This post has to do with Vietnam, communism, and political economies, and nothing to do with whether Brad de Long should or shouldn't be here--that suggestion is ludicrous. Shame on you.
In any event, Brad de Long writes:
"--the regime founded by Ho Chi Minh--now spends its time working as a labor boss for Nike and other western multinationals, using its secret police to guarantee them a very low-wage, docile, and obedient labor force.
I don't see in what fashion any of these regimes are "left": to kill millions of people and to replace a ruling class of landlords and merchants by a ruling class of bureaucrats does not bring us any closer to Utopia.
And I see no reason to believe that a successful PKI coup in 1965 would have produced a regime any different from the other Asian Communist regimes..."
I work with a guy who was in ARVIN (the old South Vietnam army) and who stayed after the fall of Saigon, through the rest of the seventies and immigrated here with the boat people in the early eighties. He has returned every few years since to visit his mother and brother, most recently as last May. He is strongly anti-communist both from his personal experiences and as influenced by the strong anti-communist Vietnamese community here in the Bay Area. His limited political understandings mostly center on how Asians are treaded in the US. He is lower middle/working class and sees the world mostly through the moral lens of right and wrong.
Even with that said, I believe him when he characterizes the communist regime in Vietnam as mostly criminal, 'always talking-talking' as he says. His view is that the political order is corrupt from the ground up. Its lower level officials supplement their wages with bribes and extortion with special attention given to anyone foreign. They don't seem to care if you are Vietnamese or European-descent, just that you have US dollars. I point blank asked him if he thought he was singled out because he obviously was Vietnamese and is now a US citizen. He said, 'No, Chuck. They don't care about that. Always, the money, money.' The usual form of the extortion he experienced was through the officials handling travel,renting a car, entering and leaving various regions in the South. I don't know if Vietnam is still set-up along provinces or not, but I got the impression it was like going from state to state here.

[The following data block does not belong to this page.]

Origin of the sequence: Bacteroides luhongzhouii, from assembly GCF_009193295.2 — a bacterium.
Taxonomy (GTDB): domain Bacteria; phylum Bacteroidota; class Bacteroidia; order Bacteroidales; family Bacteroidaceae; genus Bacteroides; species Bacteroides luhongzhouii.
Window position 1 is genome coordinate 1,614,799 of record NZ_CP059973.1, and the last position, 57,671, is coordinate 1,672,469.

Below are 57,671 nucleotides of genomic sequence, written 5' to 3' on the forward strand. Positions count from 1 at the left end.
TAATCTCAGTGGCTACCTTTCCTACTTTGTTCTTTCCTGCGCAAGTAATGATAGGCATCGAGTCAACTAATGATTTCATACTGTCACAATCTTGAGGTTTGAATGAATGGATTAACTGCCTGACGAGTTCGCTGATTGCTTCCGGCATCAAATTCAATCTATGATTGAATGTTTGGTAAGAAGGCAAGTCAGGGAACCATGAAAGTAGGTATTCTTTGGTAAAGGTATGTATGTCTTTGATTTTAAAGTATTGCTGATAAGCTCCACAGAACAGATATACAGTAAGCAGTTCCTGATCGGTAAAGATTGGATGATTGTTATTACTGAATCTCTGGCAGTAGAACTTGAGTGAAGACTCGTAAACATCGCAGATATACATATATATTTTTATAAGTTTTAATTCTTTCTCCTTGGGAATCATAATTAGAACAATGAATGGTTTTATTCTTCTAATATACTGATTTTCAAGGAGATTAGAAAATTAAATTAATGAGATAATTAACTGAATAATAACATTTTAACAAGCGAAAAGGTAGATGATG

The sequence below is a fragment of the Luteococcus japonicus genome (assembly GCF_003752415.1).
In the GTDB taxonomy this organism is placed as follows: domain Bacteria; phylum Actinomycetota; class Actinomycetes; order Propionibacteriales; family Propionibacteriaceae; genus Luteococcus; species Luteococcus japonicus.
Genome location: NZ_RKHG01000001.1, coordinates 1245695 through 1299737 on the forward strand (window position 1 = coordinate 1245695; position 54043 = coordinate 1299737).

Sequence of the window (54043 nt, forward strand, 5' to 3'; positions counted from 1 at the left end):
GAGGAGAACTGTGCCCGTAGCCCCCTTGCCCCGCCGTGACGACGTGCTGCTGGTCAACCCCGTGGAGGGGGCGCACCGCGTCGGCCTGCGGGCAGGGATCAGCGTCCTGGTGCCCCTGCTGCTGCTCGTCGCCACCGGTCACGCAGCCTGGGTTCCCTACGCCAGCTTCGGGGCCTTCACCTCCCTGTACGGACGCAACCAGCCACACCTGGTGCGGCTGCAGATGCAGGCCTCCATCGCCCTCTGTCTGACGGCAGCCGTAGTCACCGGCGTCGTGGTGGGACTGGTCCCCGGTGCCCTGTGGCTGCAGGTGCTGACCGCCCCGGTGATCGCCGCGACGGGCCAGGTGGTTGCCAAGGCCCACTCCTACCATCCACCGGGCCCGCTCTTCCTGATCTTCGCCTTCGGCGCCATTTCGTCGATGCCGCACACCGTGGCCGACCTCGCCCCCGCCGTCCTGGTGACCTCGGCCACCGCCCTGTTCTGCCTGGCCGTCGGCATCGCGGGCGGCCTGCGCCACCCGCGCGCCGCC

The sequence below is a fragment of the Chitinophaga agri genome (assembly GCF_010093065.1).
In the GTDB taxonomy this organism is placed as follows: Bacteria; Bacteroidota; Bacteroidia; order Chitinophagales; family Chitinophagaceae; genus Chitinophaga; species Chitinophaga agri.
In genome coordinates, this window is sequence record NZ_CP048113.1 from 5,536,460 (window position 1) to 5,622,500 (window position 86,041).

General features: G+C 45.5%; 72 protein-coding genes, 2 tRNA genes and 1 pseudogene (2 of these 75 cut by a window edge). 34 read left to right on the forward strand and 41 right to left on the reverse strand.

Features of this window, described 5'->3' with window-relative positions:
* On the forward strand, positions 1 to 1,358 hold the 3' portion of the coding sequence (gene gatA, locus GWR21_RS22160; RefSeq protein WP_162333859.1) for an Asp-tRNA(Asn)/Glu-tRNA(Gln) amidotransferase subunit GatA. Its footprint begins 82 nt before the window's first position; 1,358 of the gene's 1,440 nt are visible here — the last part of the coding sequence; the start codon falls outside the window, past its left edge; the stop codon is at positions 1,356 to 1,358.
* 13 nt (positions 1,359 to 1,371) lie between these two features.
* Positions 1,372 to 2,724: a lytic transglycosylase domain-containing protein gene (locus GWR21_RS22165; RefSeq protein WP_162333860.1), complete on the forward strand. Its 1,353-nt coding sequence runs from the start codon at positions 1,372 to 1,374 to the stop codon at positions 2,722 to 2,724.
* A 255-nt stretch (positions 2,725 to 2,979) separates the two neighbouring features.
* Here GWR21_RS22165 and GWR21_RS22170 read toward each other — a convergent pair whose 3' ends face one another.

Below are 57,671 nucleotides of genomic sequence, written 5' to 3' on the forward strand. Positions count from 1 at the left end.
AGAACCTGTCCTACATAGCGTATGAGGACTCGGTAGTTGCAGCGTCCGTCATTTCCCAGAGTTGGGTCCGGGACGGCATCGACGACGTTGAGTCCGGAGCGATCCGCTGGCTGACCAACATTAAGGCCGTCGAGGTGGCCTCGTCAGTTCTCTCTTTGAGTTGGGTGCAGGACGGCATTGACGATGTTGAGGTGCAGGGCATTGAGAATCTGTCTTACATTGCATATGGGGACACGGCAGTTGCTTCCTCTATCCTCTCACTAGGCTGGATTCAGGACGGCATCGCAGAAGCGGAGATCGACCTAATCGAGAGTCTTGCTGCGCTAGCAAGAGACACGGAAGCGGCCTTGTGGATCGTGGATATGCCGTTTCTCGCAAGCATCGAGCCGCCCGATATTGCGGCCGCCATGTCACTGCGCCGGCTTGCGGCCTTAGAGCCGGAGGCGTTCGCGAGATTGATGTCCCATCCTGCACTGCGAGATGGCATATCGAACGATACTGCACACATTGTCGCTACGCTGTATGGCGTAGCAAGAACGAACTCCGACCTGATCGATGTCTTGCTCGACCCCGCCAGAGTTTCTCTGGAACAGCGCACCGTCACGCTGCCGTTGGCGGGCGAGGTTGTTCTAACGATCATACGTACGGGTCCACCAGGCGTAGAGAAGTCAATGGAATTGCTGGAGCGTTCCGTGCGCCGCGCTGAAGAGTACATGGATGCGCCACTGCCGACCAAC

Outside of politics, his main worry was the younger generation, who he thinks has completely abandoned traditional ways, doesn't care about old people, and is busy turning themselves into western-styled consumer youth--music, parties, motorcycles, clothes, and spending whatever they have--no saving, no money sent home to the family.
So, it sounds like Vietnam is plagued with very similar problems to those of Russia and Eastern European countries: disorder, corruption, greater divisions between have and have nots, and a decadent youth.
Now, how are these appearing as a legacy to a collapsed command, or top-down authoritarian but theoretically communist political-economic structure? Are these not the same problems that are befalling Indonesia or Thailand, or the Philippines, mostly current or former fascist or military dictatorships, filled with a sea of greedy foreign capitalists?
See, I think what is going is a little different than a battle between communist utopias or capitalist utopias gone bad. I strongly suspect these problems arise across the political-economic spectrum, because of the top-down structuring itself. The analogy I want to use is agriculture. In a monolithic agricultural economy, or one crop system, all it takes is one pest to destroy the crop, and hence the system. In a more diversified agriculture, with multiple crops, some for export, some for feed grain, some for human consumption, one pest only kills off one crop or it takes a more complex combination of pests and natural disasters to ruin the system.
So too with socio-political and general economic structures. The more multi-leveled, diversified, and complexly differentiated, the more stable a system is under stress, change, and assaults of various kinds.
Now, arguing backward. The homogeneous command structure of a one party, centralized authoritarian political economy is more vulnerable to political, social or economic changes, because all it takes is one specific kind of change in conditions to bring down the entire system.